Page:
Review of 2015

Another year has come and gone. Another opportunity to reflect and learn presents itself.

Although I feel I have made progress in 2015, that progress is not fully reflected in my rating yet. I started the year at ECF 97 (1428 Elo) and although the ECF’s official ratings at December 2015 won’t be out for a while, I suspect I will be around 106 (1495). In itself that may seem an acceptable outcome, but I have been on a plateau of around 1500 for most of the year.

I think there are a few reasons for this plateau. The first is that your rating is not in your control. It is an example of an outcome goal. You cannot control who your opponents will be, and if you always play against players higher rated than you, you are likely to lose more than win.

The games I have played so far this season offer a good example. I played 10 games, won three, drew one and lost six. Of the three games I won, two were against lower rated players and one against a higher rated player (1607). Of the games I lost, one player was rated lower than me at 1345; the others were all higher, ranging from 1570 (and he was a new player who has since beaten an 1800 player, so 1570 is not his correct rating) to 1900 (1570, 1615, 1758, 1840 and 1900). The draw was against a 1540.

Also, a loss in chess is zero, whether you fell to Scholar’s Mate, or had a completely winning position and lost when you blundered a piece under time pressure (as I did against the 1840). You don’t get zero for a blundered mess and 0.8 for a good effort.

So although my rating stayed the same or maybe dropped a few points over these 10 games, only 2 results were not in line with ratings; one for me, one against me. Had I played 10 players rated in the range 1450 to 1550, I suspect the outcome (in my rating) would have been different. That does not mean that I would know more about chess, or be a better players, just that my rating would be different. It is out of my control.


The second reason for the plateau is that, certainly from around April to September, I spent too much time on things not directly related to getting better at chess. That includes starting this blog, and specifically some of the types of posts (the tactics index does not add enough value to justify the time it takes, for example). There is a place for the blog (keeping track of what I do, reflecting and writing bring focus, etc.), but I need to control better how much time I devote to it.

I have started to address my focus toward the end of the year: I have cut back on how much time I spend on the blog, I now have my opening repertoire in a format where I can effectively learn it; I started using a coach; I drastically altered my study plan. All these things are reflected in my goals for 2016, which I’ll talk about in a separate post.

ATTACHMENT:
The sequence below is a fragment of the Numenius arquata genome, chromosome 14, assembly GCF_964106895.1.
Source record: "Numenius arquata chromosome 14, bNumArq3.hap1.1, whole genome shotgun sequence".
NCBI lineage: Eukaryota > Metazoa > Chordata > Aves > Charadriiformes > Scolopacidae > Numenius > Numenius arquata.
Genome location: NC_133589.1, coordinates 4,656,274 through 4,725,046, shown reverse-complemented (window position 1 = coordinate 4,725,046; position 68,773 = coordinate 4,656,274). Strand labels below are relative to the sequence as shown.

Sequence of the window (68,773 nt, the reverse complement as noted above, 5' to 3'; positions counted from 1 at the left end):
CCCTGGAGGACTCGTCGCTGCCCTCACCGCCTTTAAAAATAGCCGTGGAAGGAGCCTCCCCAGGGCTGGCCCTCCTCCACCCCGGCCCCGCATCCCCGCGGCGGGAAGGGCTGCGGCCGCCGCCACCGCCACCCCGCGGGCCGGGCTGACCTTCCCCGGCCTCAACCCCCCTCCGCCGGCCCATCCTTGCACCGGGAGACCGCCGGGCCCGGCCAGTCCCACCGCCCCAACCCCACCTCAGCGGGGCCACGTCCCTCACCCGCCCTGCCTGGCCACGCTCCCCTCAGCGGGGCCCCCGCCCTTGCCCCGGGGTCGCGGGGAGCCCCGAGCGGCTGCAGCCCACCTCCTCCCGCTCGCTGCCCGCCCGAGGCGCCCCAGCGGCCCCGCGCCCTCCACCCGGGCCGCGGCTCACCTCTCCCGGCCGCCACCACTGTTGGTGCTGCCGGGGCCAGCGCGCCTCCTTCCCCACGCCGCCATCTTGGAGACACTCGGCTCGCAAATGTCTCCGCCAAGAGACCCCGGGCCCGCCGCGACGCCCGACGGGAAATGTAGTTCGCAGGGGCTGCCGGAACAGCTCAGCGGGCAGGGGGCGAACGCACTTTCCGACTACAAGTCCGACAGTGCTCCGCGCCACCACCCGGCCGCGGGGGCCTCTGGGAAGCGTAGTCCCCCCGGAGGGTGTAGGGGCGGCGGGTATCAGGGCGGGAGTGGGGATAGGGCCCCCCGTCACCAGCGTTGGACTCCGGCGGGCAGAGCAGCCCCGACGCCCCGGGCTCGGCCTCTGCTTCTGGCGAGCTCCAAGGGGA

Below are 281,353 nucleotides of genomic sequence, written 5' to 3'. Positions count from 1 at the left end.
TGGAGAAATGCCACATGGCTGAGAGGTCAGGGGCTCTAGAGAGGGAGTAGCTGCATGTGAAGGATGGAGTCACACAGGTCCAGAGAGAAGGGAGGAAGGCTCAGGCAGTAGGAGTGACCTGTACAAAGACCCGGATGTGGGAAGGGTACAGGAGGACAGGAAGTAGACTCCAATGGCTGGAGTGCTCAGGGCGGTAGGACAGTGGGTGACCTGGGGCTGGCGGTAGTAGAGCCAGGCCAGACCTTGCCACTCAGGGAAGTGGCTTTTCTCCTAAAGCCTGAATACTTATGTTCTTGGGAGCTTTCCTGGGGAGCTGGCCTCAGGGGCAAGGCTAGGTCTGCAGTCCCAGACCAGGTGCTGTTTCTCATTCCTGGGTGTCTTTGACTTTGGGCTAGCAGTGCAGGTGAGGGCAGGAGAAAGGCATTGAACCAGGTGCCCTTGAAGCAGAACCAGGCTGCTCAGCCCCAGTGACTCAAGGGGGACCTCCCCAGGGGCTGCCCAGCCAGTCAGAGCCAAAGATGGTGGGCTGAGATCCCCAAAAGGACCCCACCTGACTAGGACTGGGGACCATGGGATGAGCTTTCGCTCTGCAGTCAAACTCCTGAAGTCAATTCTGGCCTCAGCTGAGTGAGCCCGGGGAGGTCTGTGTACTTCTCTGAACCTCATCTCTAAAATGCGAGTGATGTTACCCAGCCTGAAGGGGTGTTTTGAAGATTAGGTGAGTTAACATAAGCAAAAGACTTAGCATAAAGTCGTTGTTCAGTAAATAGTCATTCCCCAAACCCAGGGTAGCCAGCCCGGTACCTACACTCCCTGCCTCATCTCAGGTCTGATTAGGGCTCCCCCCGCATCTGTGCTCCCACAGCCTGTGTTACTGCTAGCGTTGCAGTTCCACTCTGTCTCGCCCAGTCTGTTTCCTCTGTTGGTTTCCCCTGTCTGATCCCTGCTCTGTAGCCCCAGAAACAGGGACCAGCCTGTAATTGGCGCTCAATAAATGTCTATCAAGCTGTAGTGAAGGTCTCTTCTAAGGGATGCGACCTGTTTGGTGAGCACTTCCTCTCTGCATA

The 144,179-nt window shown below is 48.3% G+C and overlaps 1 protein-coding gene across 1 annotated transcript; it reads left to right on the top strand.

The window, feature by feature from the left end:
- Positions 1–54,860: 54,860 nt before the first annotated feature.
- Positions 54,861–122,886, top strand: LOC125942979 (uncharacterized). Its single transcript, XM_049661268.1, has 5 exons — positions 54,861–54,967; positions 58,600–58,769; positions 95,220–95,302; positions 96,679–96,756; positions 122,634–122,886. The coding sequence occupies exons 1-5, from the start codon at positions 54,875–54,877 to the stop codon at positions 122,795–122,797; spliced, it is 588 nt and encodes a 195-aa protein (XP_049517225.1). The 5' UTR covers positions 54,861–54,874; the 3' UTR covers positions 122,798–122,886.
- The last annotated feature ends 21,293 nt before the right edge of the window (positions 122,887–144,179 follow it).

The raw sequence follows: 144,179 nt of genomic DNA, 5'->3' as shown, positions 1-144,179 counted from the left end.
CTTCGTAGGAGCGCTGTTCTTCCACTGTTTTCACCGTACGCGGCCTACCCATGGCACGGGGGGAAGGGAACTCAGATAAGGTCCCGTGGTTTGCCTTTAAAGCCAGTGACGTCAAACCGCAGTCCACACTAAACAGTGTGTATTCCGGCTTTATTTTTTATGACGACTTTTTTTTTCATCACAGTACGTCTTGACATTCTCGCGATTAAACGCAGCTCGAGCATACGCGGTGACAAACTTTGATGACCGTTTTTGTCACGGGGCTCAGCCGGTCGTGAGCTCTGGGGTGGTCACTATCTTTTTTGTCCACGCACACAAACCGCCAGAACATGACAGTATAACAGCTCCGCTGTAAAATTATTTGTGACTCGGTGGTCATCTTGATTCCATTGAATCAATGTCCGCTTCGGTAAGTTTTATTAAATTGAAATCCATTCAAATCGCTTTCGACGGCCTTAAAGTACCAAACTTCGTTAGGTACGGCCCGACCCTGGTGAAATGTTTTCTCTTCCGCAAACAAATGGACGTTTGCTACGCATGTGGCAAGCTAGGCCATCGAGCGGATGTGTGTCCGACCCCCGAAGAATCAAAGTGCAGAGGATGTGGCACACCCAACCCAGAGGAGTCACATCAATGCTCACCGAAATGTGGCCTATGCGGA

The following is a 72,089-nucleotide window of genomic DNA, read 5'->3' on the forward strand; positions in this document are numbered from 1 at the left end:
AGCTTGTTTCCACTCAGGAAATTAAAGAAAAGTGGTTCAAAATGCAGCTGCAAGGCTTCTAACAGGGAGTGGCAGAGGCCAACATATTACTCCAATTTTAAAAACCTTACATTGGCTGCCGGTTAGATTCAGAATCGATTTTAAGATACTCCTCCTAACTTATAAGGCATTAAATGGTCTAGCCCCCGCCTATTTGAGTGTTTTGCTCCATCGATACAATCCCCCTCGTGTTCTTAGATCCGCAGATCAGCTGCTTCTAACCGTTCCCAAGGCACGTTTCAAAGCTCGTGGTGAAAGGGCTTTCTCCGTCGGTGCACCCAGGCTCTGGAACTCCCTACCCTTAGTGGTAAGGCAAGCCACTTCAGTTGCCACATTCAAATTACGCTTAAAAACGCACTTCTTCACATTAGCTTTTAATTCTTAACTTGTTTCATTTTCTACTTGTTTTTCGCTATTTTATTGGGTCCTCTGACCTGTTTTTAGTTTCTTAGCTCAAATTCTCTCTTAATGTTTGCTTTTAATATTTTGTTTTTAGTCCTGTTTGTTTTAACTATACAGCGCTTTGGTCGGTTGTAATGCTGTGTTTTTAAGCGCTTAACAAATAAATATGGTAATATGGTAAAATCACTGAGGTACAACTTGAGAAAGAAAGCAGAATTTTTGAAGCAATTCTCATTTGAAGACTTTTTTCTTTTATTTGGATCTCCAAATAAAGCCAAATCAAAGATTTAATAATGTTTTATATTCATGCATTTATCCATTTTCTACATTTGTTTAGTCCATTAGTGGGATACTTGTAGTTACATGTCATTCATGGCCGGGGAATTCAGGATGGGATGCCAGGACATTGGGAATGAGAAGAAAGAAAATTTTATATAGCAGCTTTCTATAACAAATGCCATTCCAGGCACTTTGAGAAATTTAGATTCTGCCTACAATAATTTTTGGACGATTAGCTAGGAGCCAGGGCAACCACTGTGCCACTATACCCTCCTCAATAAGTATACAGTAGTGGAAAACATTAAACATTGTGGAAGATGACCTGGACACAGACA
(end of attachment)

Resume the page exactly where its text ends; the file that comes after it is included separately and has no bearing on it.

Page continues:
About becomingachessmaster

I am a 46-year old chess player with a goal to be as good a chess player as I can possibly be. I hope you find some value from following my experiences.
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4 Responses to Review of 2015

  1. David says:

    The annoying thing about chess is that you can objectively get stronger, but the number might not go anywhere, or it can even slide downward. There is a definite disjunction between ability and rating. Having an extremely strong player look at your games to compare quality can sometimes be worthwhile, because, while there is no quantitative change, the quality of your game might be notable or obvious to a strong player in a third-person perspective.


  2. AoxomoxoA says:

    If you get stronger and you play rated games then your rating will get higher..sooner or later. A lot of Mathematicians did spend many hours to the present ratingsystems. 10 serious games might be not enough to improve(?). To think about how you want to improve ( and writing about that in your blog ) should be beneficial IMO. Using a coach is a good idea .. if the coach is good ;). Suggestion: Ask him for homework, ask him for your main errors and how to get rid of them.

    Good Luck for 2016 and all other years to come 🙂


    • Hi, thanks for the comment.

      I should clarify, I am not suggesting the rating system is flawed, just that a player does not have direct control over it. It is similar to a sprinter preparing for a big event. They are completely in control of how they prepare for the event (process goal), but they cannot control where they will come in the race (outcome goal). That depends on who their opposition is. If Usain turns up, they have no chance!

      Thanks again and best of luck to you too.


  3. Pingback: Book review: “The Score Takes Care Of Itself” by Bill Walsh | Becoming a Chess Master

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